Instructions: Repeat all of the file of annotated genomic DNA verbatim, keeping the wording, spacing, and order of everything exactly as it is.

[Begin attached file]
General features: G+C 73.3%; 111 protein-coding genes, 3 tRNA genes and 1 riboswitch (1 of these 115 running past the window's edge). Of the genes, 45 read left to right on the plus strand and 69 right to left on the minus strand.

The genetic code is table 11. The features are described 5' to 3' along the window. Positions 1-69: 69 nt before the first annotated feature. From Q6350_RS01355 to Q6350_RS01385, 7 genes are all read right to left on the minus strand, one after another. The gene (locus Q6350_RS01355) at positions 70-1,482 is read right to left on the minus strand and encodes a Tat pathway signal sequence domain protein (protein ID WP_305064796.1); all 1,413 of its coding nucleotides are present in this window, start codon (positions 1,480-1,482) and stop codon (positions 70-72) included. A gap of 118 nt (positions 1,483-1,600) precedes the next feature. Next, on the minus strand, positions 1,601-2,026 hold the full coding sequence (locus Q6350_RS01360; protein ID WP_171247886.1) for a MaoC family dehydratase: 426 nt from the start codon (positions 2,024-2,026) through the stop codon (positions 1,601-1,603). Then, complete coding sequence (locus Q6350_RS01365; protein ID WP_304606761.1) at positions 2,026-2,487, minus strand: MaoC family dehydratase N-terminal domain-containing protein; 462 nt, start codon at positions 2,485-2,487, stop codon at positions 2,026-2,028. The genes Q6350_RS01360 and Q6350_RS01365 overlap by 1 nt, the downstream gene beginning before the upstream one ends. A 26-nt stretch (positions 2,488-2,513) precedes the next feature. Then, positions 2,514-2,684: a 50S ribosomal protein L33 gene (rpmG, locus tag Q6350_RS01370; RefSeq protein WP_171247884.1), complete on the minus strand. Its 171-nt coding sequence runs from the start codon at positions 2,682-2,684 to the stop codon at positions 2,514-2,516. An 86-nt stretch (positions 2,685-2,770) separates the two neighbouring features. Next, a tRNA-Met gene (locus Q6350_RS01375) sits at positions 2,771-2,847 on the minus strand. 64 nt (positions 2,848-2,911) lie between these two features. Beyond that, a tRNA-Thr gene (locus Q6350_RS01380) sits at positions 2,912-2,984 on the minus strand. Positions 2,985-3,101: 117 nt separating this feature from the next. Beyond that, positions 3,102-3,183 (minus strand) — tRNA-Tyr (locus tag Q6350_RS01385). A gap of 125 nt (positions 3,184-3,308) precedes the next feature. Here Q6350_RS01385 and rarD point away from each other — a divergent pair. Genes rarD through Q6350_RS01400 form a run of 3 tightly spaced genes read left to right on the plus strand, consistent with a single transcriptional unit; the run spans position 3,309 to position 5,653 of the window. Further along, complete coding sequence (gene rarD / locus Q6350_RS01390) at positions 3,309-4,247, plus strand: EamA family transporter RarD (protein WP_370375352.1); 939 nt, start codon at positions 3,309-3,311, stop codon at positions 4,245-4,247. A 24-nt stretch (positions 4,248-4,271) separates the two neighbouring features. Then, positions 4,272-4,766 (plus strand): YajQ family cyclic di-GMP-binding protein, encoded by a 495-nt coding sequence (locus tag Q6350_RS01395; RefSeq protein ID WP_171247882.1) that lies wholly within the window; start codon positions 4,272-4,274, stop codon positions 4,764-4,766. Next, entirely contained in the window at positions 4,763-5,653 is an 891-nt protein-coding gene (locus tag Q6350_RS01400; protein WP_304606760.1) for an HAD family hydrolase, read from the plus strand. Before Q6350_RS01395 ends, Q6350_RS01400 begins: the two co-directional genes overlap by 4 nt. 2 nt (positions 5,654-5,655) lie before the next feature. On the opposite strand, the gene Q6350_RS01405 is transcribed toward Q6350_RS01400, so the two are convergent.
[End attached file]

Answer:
General features: G+C 73.3%; 111 protein-coding genes, 3 tRNA genes and 1 riboswitch (1 of these 115 running past the window's edge). Of the genes, 45 read left to right on the plus strand and 69 right to left on the minus strand.

The genetic code is table 11. The features are described 5' to 3' along the window. Positions 1-69: 69 nt before the first annotated feature. From Q6350_RS01355 to Q6350_RS01385, 7 genes are all read right to left on the minus strand, one after another. The gene (locus Q6350_RS01355) at positions 70-1,482 is read right to left on the minus strand and encodes a Tat pathway signal sequence domain protein (protein ID WP_305064796.1); all 1,413 of its coding nucleotides are present in this window, start codon (positions 1,480-1,482) and stop codon (positions 70-72) included. A gap of 118 nt (positions 1,483-1,600) precedes the next feature. Next, on the minus strand, positions 1,601-2,026 hold the full coding sequence (locus Q6350_RS01360; protein ID WP_171247886.1) for a MaoC family dehydratase: 426 nt from the start codon (positions 2,024-2,026) through the stop codon (positions 1,601-1,603). Then, complete coding sequence (locus Q6350_RS01365; protein ID WP_304606761.1) at positions 2,026-2,487, minus strand: MaoC family dehydratase N-terminal domain-containing protein; 462 nt, start codon at positions 2,485-2,487, stop codon at positions 2,026-2,028. The genes Q6350_RS01360 and Q6350_RS01365 overlap by 1 nt, the downstream gene beginning before the upstream one ends. A 26-nt stretch (positions 2,488-2,513) precedes the next feature. Then, positions 2,514-2,684: a 50S ribosomal protein L33 gene (rpmG, locus tag Q6350_RS01370; RefSeq protein WP_171247884.1), complete on the minus strand. Its 171-nt coding sequence runs from the start codon at positions 2,682-2,684 to the stop codon at positions 2,514-2,516. An 86-nt stretch (positions 2,685-2,770) separates the two neighbouring features. Next, a tRNA-Met gene (locus Q6350_RS01375) sits at positions 2,771-2,847 on the minus strand. 64 nt (positions 2,848-2,911) lie between these two features. Beyond that, a tRNA-Thr gene (locus Q6350_RS01380) sits at positions 2,912-2,984 on the minus strand. Positions 2,985-3,101: 117 nt separating this feature from the next. Beyond that, positions 3,102-3,183 (minus strand) — tRNA-Tyr (locus tag Q6350_RS01385). A gap of 125 nt (positions 3,184-3,308) precedes the next feature. Here Q6350_RS01385 and rarD point away from each other — a divergent pair. Genes rarD through Q6350_RS01400 form a run of 3 tightly spaced genes read left to right on the plus strand, consistent with a single transcriptional unit; the run spans position 3,309 to position 5,653 of the window. Further along, complete coding sequence (gene rarD / locus Q6350_RS01390) at positions 3,309-4,247, plus strand: EamA family transporter RarD (protein WP_370375352.1); 939 nt, start codon at positions 3,309-3,311, stop codon at positions 4,245-4,247. A 24-nt stretch (positions 4,248-4,271) separates the two neighbouring features. Then, positions 4,272-4,766 (plus strand): YajQ family cyclic di-GMP-binding protein, encoded by a 495-nt coding sequence (locus tag Q6350_RS01395; RefSeq protein ID WP_171247882.1) that lies wholly within the window; start codon positions 4,272-4,274, stop codon positions 4,764-4,766. Next, entirely contained in the window at positions 4,763-5,653 is an 891-nt protein-coding gene (locus tag Q6350_RS01400; protein WP_304606760.1) for an HAD family hydrolase, read from the plus strand. Before Q6350_RS01395 ends, Q6350_RS01400 begins: the two co-directional genes overlap by 4 nt. 2 nt (positions 5,654-5,655) lie before the next feature. On the opposite strand, the gene Q6350_RS01405 is transcribed toward Q6350_RS01400, so the two are convergent.